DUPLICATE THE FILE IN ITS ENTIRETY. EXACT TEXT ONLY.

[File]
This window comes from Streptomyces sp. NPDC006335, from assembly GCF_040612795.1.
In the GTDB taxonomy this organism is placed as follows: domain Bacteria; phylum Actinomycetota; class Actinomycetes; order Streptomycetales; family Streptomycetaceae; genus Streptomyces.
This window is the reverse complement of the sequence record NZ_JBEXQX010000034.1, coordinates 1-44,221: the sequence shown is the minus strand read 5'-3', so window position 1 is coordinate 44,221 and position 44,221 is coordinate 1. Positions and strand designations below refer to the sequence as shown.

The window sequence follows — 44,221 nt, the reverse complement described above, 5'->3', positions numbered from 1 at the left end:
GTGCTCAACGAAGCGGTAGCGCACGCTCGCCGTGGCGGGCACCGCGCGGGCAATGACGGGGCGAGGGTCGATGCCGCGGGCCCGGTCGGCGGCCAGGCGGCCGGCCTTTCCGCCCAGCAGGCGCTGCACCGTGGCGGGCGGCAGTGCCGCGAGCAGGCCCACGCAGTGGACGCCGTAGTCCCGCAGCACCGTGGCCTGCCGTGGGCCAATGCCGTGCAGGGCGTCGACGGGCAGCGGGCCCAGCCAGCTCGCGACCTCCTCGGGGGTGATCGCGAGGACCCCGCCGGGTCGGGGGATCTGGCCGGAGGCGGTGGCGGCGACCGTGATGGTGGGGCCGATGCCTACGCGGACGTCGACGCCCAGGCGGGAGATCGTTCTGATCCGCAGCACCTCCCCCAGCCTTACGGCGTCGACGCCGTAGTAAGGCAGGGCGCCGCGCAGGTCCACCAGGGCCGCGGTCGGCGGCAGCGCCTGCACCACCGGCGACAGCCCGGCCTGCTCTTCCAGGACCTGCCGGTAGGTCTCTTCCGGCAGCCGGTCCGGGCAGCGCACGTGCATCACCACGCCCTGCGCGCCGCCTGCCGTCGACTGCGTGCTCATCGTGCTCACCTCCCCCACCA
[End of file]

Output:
This window comes from Streptomyces sp. NPDC006335, from assembly GCF_040612795.1.
In the GTDB taxonomy this organism is placed as follows: domain Bacteria; phylum Actinomycetota; class Actinomycetes; order Streptomycetales; family Streptomycetaceae; genus Streptomyces.
This window is the reverse complement of the sequence record NZ_JBEXQX010000034.1, coordinates 1-44,221: the sequence shown is the minus strand read 5'-3', so window position 1 is coordinate 44,221 and position 44,221 is coordinate 1. Positions and strand designations below refer to the sequence as shown.

The window sequence follows — 44,221 nt, the reverse complement described above, 5'->3', positions numbered from 1 at the left end:
GTGCTCAACGAAGCGGTAGCGCACGCTCGCCGTGGCGGGCACCGCGCGGGCAATGACGGGGCGAGGGTCGATGCCGCGGGCCCGGTCGGCGGCCAGGCGGCCGGCCTTTCCGCCCAGCAGGCGCTGCACCGTGGCGGGCGGCAGTGCCGCGAGCAGGCCCACGCAGTGGACGCCGTAGTCCCGCAGCACCGTGGCCTGCCGTGGGCCAATGCCGTGCAGGGCGTCGACGGGCAGCGGGCCCAGCCAGCTCGCGACCTCCTCGGGGGTGATCGCGAGGACCCCGCCGGGTCGGGGGATCTGGCCGGAGGCGGTGGCGGCGACCGTGATGGTGGGGCCGATGCCTACGCGGACGTCGACGCCCAGGCGGGAGATCGTTCTGATCCGCAGCACCTCCCCCAGCCTTACGGCGTCGACGCCGTAGTAAGGCAGGGCGCCGCGCAGGTCCACCAGGGCCGCGGTCGGCGGCAGCGCCTGCACCACCGGCGACAGCCCGGCCTGCTCTTCCAGGACCTGCCGGTAGGTCTCTTCCGGCAGCCGGTCCGGGCAGCGCACGTGCATCACCACGCCCTGCGCGCCGCCTGCCGTCGACTGCGTGCTCATCGTGCTCACCTCCCCCACCA